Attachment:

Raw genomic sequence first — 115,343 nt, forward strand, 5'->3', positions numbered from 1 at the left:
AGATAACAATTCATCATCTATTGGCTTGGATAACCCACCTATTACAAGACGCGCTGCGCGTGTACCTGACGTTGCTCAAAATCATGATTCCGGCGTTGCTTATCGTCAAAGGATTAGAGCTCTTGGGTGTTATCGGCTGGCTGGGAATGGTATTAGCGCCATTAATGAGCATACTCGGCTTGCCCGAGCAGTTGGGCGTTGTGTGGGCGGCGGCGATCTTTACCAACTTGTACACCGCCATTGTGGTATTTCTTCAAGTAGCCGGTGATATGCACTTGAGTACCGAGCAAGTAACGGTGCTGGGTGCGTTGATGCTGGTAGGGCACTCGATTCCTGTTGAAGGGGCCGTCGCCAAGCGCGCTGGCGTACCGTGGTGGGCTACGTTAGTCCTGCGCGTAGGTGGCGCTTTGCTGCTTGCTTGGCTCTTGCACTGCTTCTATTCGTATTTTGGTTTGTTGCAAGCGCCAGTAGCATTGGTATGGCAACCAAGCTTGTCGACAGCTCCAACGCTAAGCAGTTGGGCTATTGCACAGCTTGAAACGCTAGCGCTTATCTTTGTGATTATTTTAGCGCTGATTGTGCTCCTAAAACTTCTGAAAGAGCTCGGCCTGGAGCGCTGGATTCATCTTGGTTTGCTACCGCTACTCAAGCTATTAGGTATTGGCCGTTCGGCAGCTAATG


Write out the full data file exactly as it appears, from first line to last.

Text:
Raw genomic sequence first — 115,343 nt, forward strand, 5'->3', positions numbered from 1 at the left:
AGATAACAATTCATCATCTATTGGCTTGGATAACCCACCTATTACAAGACGCGCTGCGCGTGTACCTGACGTTGCTCAAAATCATGATTCCGGCGTTGCTTATCGTCAAAGGATTAGAGCTCTTGGGTGTTATCGGCTGGCTGGGAATGGTATTAGCGCCATTAATGAGCATACTCGGCTTGCCCGAGCAGTTGGGCGTTGTGTGGGCGGCGGCGATCTTTACCAACTTGTACACCGCCATTGTGGTATTTCTTCAAGTAGCCGGTGATATGCACTTGAGTACCGAGCAAGTAACGGTGCTGGGTGCGTTGATGCTGGTAGGGCACTCGATTCCTGTTGAAGGGGCCGTCGCCAAGCGCGCTGGCGTACCGTGGTGGGCTACGTTAGTCCTGCGCGTAGGTGGCGCTTTGCTGCTTGCTTGGCTCTTGCACTGCTTCTATTCGTATTTTGGTTTGTTGCAAGCGCCAGTAGCATTGGTATGGCAACCAAGCTTGTCGACAGCTCCAACGCTAAGCAGTTGGGCTATTGCACAGCTTGAAACGCTAGCGCTTATCTTTGTGATTATTTTAGCGCTGATTGTGCTCCTAAAACTTCTGAAAGAGCTCGGCCTGGAGCGCTGGATTCATCTTGGTTTGCTACCGCTACTCAAGCTATTAGGTATTGGCCGTTCGGCAGCTAATG